Charging Stations and Infrastructure for Electric Cars: Challenges and Progress
As electric vehicles (EVs) become more popular, the need for reliable charging infrastructure is becoming increasingly important. However, the current state of charging stations in the US leaves much to be desired, with drivers often facing difficulties in finding working chargers and dealing with slow charging times.
Challenges in the Current Charging Infrastructure
Many drivers have experienced issues with charging their EVs, such as level two chargers providing only 11 miles of range per hour, or having trouble finding a working fast charger. These problems highlight the need for consistent and well-maintained charging stations. Furthermore, consumers must adjust their mindset for long-distance travel, as charging an EV often requires a 20-minute stop or longer.
Developing Better EV Charging Infrastructure
Efforts are being made to improve the charging infrastructure for electric cars. For example, the city of Albany has been awarded a grant to install 28 level 2 electric charging ports at 14 stations, which can charge an EV battery five to seven times faster than a typical home-based charger. This project is funded through the DEC’s Municipal Zero Emissions program, and National Grid is working on payment methods for customers who may have EVs.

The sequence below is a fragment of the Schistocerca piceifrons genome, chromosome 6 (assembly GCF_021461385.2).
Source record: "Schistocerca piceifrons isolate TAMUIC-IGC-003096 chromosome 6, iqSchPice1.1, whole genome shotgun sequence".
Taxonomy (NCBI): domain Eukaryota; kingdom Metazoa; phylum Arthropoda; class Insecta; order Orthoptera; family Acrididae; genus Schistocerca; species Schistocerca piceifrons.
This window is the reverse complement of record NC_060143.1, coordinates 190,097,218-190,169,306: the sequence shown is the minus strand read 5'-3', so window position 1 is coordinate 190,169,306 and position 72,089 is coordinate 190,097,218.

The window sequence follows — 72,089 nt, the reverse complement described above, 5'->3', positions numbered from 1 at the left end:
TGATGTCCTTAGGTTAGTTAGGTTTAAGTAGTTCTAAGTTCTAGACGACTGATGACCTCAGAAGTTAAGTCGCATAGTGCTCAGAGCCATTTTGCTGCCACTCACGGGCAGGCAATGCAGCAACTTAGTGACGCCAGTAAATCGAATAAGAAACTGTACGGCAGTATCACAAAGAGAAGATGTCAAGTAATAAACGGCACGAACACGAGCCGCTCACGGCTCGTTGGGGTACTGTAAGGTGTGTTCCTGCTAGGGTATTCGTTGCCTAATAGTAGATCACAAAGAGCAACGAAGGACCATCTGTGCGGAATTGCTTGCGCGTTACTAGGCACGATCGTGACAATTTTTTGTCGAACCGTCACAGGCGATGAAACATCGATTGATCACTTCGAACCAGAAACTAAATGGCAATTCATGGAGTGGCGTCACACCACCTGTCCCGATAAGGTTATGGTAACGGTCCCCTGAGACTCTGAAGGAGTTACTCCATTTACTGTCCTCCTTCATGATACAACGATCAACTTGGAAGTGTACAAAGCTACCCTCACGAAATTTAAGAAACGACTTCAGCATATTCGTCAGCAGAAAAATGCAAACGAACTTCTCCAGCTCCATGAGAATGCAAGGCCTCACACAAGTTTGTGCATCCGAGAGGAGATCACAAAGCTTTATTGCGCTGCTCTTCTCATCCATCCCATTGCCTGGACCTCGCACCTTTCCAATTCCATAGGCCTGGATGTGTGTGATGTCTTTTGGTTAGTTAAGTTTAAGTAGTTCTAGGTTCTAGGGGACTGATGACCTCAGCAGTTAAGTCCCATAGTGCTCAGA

States Leading the Way in EV Adoption
Massachusetts, Vermont, and New York are the best-positioned states for drivers looking to switch to electric vehicles to save money. New York’s mandate that new cars must be zero-emission by 2035 is driving Albany’s endeavors to increase sustainability and combat climate change. National Grid is also working on projects to boost its electric transmission system, and Albany is implementing a 2022“Fleet Electrification Study” with city departments already replacing fossil-fuel vehicles with EVs.
White House Announces EV Acceleration Challenge
The White House is announcing public and private commitments to support America’s transition to electric vehicles (EV) under the EV Acceleration Challenge. President Biden’s goal is to have 50% of all new vehicle sales be electric by 2030. Electric vehicle sales have tripled and the number of publicly available charging ports has grown by over 40% since Biden took office. The Inflation Reduction Act adds and expands tax credits for purchases of new and used EVs, and provides incentives to electrify heavy-duty vehicles and support the installation of residential, commercial, and municipal EV charging infrastructure.